Operation Migration said the male was dead when the pair were found in November in Hopkins County, and the female was so badly injured she had to be put down. A necropsy found bullet fragments in one of the birds.
The killing was only announced this week.
The cranes were graduates of a program that uses light aircraft to teach young birds how to migrate, the group said.
The U.S. Fish and Wildlife Service and conservation groups are putting together a reward package for information leading to an arrest.
John Brunjes, a biologist with the Kentucky Department of Fish and Wildlife Services, told the (Louisville) Courier-Journal the birds were almost certainly not shot by hunters, who would have been using shotguns.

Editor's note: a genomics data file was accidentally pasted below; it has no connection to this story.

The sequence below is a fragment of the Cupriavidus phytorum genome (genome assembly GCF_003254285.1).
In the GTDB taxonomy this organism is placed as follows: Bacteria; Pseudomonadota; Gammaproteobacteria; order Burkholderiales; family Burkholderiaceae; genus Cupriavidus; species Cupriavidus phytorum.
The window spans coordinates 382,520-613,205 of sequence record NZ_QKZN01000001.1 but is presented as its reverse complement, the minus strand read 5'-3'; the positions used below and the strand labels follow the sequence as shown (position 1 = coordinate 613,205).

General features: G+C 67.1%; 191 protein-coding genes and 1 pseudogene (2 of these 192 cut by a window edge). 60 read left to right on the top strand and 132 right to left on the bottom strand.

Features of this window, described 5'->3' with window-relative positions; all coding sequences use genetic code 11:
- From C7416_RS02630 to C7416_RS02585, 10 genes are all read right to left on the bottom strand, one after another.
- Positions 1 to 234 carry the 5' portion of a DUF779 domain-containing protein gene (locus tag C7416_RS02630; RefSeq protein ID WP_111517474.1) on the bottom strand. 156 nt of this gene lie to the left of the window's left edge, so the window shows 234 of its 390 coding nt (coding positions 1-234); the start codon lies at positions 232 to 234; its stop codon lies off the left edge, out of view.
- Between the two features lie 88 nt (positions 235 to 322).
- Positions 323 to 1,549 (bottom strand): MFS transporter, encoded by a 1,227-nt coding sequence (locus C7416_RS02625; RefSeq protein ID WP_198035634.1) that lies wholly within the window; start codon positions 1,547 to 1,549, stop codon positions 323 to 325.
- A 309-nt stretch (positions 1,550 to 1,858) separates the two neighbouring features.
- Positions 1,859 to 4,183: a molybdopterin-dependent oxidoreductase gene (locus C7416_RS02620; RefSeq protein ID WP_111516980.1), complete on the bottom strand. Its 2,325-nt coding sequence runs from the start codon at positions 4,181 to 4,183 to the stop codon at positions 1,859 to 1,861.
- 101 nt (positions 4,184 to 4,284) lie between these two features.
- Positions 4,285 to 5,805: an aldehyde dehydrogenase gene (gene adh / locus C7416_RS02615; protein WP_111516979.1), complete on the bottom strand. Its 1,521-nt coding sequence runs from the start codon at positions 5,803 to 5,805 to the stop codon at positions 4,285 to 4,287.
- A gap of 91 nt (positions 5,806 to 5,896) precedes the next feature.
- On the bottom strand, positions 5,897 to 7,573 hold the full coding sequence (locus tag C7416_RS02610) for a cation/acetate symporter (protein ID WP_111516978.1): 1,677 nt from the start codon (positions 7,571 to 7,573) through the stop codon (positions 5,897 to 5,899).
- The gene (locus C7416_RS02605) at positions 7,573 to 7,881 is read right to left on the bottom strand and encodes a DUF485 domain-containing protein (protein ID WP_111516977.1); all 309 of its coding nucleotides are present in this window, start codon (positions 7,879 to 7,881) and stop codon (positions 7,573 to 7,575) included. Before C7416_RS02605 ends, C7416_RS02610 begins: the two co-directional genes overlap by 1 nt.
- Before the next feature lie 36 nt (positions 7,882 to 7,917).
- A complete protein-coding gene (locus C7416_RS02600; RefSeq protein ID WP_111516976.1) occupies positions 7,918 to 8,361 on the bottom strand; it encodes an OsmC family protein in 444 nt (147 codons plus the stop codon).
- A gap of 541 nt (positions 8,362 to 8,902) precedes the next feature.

"It's jerks, riding around with a gun, shooting at anything that moves," he said.
The whooping crane is highly endangered. In 2011, there were believed to be 437 cranes in the wild and 165 in captivity.
Until recently, all remaining cranes nested in a small area in Alberta, Canada, but were recently reintroduced in Wisconsin. They winter on the Texas coast.